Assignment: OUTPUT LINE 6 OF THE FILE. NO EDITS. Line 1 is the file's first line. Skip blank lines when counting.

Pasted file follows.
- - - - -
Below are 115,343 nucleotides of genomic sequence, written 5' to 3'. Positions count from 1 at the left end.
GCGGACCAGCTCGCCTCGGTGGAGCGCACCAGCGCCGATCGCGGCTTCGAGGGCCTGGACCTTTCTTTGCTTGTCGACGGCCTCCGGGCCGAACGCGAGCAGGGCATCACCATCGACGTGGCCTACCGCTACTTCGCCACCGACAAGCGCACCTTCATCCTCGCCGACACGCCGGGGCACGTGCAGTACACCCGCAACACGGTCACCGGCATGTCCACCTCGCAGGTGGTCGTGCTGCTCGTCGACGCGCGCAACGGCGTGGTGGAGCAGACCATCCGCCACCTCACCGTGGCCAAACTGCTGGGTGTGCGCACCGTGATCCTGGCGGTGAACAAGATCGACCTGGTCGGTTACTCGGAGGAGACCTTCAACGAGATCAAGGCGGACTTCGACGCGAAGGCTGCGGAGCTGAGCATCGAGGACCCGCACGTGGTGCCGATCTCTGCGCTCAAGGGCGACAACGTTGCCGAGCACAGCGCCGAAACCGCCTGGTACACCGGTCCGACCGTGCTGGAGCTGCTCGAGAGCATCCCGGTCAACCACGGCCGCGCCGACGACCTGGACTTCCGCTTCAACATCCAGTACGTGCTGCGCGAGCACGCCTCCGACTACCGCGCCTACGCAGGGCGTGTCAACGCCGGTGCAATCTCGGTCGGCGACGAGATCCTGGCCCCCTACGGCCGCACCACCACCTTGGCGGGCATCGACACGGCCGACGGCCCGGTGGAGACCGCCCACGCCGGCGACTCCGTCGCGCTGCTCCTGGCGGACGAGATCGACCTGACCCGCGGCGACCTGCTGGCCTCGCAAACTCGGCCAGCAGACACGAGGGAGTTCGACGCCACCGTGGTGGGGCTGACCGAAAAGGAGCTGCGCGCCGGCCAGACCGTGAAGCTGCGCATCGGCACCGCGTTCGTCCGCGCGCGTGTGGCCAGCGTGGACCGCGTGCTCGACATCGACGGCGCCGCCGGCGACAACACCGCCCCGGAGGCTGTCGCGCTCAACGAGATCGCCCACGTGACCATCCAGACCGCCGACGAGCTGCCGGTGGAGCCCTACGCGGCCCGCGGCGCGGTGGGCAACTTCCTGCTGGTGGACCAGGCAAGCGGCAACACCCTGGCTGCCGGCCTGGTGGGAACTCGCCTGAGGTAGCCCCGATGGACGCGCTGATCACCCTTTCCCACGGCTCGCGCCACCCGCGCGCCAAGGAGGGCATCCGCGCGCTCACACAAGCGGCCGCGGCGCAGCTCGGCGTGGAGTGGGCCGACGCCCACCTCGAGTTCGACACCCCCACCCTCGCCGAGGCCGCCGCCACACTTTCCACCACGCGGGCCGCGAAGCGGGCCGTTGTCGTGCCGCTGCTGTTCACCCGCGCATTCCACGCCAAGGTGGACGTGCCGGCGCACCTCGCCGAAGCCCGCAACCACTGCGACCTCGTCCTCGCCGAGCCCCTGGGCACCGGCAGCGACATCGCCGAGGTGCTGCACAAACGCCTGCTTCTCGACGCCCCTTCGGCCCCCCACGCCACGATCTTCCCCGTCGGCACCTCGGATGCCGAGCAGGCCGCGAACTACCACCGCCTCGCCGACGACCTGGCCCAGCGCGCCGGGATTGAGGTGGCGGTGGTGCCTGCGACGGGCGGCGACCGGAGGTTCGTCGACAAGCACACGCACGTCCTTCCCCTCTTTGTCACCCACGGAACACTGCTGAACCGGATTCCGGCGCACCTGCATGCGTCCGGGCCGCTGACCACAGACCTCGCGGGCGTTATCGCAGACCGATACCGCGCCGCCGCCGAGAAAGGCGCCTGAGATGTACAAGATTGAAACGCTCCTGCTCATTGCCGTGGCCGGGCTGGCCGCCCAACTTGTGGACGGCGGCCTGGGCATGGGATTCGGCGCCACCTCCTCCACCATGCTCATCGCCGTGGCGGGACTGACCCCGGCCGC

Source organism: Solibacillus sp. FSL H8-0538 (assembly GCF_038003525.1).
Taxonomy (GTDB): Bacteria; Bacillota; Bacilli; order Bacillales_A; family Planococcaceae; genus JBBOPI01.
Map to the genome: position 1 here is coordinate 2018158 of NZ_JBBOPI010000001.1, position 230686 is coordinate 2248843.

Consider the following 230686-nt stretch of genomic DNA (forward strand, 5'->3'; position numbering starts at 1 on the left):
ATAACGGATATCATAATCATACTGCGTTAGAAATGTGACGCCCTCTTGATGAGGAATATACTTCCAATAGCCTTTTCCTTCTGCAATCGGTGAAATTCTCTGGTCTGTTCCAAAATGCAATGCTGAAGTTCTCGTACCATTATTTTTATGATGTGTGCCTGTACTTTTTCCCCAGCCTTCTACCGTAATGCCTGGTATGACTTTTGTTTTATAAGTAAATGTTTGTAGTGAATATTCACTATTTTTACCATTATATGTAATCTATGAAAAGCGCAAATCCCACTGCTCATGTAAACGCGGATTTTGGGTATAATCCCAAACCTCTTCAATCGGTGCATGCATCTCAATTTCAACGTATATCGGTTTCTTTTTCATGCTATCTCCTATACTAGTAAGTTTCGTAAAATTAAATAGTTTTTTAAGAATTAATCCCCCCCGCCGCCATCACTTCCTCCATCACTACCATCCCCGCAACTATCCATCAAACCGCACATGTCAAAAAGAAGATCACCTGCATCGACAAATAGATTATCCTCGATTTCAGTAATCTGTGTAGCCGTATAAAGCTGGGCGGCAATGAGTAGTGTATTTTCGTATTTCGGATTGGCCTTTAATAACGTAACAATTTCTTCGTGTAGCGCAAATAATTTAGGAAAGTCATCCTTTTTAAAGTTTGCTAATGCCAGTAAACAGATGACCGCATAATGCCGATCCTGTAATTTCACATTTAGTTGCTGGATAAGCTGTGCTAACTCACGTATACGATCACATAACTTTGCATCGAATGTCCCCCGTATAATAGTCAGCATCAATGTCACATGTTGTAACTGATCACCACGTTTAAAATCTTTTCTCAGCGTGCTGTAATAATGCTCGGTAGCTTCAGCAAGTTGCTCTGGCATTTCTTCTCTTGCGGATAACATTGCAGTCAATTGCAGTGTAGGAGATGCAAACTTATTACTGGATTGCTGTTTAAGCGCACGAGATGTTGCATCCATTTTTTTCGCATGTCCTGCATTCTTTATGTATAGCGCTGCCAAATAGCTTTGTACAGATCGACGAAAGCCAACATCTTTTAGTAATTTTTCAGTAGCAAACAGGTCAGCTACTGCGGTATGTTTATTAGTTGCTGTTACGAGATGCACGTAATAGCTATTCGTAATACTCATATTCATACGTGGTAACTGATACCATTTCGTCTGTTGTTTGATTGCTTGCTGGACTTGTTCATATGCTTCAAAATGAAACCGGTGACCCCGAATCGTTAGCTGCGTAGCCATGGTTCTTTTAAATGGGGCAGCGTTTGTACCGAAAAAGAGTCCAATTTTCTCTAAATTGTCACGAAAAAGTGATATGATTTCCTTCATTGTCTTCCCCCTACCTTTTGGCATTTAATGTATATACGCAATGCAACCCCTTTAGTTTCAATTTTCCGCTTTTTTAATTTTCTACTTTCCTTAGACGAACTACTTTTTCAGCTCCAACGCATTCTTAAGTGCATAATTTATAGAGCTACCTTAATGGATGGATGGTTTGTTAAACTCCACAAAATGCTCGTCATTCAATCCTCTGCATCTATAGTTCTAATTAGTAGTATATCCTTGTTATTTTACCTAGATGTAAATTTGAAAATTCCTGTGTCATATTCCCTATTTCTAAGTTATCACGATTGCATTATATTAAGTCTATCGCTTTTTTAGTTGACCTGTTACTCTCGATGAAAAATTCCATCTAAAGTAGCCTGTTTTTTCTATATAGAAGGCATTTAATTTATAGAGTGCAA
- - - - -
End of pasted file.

Consider the following 230686-nt stretch of genomic DNA (forward strand, 5'->3'; position numbering starts at 1 on the left):